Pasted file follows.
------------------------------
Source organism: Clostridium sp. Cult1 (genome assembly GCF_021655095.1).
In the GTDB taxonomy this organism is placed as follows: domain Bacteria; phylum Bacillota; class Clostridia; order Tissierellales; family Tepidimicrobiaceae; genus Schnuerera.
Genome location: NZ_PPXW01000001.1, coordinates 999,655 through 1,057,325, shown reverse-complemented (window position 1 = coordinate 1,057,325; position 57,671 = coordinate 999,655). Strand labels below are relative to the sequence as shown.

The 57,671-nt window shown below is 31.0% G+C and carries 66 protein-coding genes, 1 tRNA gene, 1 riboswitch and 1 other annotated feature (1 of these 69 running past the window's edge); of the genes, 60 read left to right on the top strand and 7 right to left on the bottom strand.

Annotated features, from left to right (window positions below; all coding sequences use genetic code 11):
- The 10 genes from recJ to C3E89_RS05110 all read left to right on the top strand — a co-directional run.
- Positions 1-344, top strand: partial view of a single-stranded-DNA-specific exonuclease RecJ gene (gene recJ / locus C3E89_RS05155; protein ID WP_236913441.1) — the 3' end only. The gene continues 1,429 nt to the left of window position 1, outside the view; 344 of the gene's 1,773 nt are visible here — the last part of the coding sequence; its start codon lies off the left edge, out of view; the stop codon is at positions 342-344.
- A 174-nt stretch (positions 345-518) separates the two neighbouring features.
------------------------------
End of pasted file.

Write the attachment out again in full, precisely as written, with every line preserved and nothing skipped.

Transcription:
Source organism: Clostridium sp. Cult1 (genome assembly GCF_021655095.1).
In the GTDB taxonomy this organism is placed as follows: domain Bacteria; phylum Bacillota; class Clostridia; order Tissierellales; family Tepidimicrobiaceae; genus Schnuerera.
Genome location: NZ_PPXW01000001.1, coordinates 999,655 through 1,057,325, shown reverse-complemented (window position 1 = coordinate 1,057,325; position 57,671 = coordinate 999,655). Strand labels below are relative to the sequence as shown.

The 57,671-nt window shown below is 31.0% G+C and carries 66 protein-coding genes, 1 tRNA gene, 1 riboswitch and 1 other annotated feature (1 of these 69 running past the window's edge); of the genes, 60 read left to right on the top strand and 7 right to left on the bottom strand.

Annotated features, from left to right (window positions below; all coding sequences use genetic code 11):
- The 10 genes from recJ to C3E89_RS05110 all read left to right on the top strand — a co-directional run.
- Positions 1-344, top strand: partial view of a single-stranded-DNA-specific exonuclease RecJ gene (gene recJ / locus C3E89_RS05155; protein ID WP_236913441.1) — the 3' end only. The gene continues 1,429 nt to the left of window position 1, outside the view; 344 of the gene's 1,773 nt are visible here — the last part of the coding sequence; its start codon lies off the left edge, out of view; the stop codon is at positions 342-344.
- A 174-nt stretch (positions 345-518) separates the two neighbouring features.